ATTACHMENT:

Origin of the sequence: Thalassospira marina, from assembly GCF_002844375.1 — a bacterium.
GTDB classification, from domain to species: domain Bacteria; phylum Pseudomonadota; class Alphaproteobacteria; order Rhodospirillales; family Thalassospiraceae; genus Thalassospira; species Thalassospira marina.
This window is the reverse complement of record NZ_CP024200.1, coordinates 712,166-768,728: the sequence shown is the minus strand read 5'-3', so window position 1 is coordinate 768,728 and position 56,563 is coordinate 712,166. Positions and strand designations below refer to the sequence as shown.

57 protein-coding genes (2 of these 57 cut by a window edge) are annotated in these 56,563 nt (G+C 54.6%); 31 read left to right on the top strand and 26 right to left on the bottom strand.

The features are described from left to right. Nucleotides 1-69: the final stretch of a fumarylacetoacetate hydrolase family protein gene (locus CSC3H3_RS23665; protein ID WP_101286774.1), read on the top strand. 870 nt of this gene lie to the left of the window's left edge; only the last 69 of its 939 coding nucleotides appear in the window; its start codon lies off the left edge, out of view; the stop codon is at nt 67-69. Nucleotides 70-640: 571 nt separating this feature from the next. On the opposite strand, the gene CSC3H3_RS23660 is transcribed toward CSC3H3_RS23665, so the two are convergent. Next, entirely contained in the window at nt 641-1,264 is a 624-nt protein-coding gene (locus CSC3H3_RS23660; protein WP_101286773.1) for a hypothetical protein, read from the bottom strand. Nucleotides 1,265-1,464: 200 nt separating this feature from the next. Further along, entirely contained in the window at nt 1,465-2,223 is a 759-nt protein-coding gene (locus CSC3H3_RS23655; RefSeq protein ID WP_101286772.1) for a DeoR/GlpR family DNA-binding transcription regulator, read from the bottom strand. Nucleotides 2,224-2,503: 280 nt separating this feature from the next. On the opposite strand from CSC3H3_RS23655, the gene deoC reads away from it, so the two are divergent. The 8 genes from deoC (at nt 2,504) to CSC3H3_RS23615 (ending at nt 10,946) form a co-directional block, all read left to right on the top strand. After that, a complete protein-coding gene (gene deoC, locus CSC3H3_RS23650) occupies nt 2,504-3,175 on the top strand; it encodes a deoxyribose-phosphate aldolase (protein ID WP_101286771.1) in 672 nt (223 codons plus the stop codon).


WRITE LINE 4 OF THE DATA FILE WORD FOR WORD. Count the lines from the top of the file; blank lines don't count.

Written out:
57 protein-coding genes (2 of these 57 cut by a window edge) are annotated in these 56,563 nt (G+C 54.6%); 31 read left to right on the top strand and 26 right to left on the bottom strand.